I know Nicolas Bourriaud well and at the time, I made my pieces in a very natural way, without knowing that other artists were thinking similarly. In Japan in the 1980s and 1990s there was a feeling of heaviness, darkness and lack of freedom. I felt quite isolated and I watched artists like Marcel Duchamp or the Surrealists, especially the poets Max Jacob, Guillaume Apollinaire and Jean Cocteau. Their work was translated into Japanese, so I had the chance to read it, while I was interested in Francis Picabia, Max Ernst or Man Ray. These conceptual approaches fascinated me, but I realized that I could not develop them in Japanese art schools because learning there was still very classical. So I tried to get into a school in the United States and I went to San Francisco.
In your work “Exposition dans un réfrigérateur”, presented at Crédac, you write that your first work was conceived in San Francisco and that it was related to your roommate’s request not to buy octopuses…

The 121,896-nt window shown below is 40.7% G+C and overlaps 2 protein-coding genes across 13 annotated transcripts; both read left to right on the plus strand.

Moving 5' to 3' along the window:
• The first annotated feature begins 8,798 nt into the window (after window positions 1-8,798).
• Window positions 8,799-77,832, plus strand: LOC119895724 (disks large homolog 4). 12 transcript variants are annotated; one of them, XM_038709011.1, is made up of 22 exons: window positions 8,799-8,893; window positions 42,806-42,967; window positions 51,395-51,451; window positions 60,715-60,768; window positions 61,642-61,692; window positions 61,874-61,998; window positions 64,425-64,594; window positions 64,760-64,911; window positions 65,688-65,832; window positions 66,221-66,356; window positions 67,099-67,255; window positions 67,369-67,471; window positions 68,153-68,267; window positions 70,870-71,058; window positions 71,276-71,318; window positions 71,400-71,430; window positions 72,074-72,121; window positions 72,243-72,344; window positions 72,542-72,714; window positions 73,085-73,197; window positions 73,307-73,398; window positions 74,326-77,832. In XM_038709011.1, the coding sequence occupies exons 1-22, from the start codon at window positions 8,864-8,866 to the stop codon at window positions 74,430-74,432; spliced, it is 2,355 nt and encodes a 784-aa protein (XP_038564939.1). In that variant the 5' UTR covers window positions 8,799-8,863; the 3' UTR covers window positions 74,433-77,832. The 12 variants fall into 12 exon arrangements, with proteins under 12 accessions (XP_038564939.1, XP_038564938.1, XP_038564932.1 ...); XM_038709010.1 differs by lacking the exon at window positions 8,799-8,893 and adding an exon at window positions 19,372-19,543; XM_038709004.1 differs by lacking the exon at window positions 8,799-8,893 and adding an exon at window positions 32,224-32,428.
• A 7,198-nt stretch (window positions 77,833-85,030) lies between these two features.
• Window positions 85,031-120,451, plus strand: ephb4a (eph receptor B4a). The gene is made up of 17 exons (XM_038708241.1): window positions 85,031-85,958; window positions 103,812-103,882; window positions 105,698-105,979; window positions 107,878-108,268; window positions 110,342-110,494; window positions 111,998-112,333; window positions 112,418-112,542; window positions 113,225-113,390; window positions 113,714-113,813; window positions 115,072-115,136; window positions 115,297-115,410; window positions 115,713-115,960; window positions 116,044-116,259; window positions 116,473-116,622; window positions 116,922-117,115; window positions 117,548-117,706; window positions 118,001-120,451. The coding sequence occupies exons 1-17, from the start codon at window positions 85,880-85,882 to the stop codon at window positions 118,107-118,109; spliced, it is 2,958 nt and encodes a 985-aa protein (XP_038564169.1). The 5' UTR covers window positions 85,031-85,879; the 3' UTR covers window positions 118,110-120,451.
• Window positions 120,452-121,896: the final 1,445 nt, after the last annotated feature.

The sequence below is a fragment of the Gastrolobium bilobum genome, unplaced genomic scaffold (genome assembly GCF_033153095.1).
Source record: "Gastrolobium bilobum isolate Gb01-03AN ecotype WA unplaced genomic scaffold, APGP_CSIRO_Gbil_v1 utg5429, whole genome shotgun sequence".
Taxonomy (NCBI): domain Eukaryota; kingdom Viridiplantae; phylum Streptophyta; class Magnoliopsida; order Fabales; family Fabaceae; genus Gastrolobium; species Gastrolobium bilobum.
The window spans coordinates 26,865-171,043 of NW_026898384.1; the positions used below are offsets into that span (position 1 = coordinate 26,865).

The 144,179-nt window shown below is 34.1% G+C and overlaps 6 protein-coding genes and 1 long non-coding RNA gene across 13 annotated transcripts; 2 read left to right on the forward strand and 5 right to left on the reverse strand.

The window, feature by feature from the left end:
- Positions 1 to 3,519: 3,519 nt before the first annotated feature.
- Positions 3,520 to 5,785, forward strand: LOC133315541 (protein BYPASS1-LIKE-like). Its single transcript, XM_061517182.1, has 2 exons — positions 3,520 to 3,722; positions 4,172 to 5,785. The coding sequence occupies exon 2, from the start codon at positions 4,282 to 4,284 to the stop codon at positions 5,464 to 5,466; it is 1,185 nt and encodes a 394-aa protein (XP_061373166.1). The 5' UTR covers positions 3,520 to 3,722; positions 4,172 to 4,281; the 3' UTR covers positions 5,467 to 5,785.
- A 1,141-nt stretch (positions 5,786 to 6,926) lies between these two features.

I don’t know why, but he had asked me not to keep fish, nor octopuses in the fridge. I waited a month, then one day I decided to buy some anyway ! I grew up in Kobe, on Osaka Bay, where this animal is an integral part of the culture, a bit like wine in Bordeaux. The octopus is an important part of my identity, but I denied it when I arrived in the United States, until I refocused.
In Japan, octopus can also be the symbol of sexual power, as seen in a famous engraving by Katsushika Hokusai, which is called “Le rêve de la femme de pêcheur”.
Of course, but in Kobe, octopuses are just considered a delicious dish… If you are a tourist and you go to a museum, you can think of this symbolism, I understand it. But for me it’s much simpler and more direct. Like when I made these pieces with the monkeys, they were there, so I included them in my work…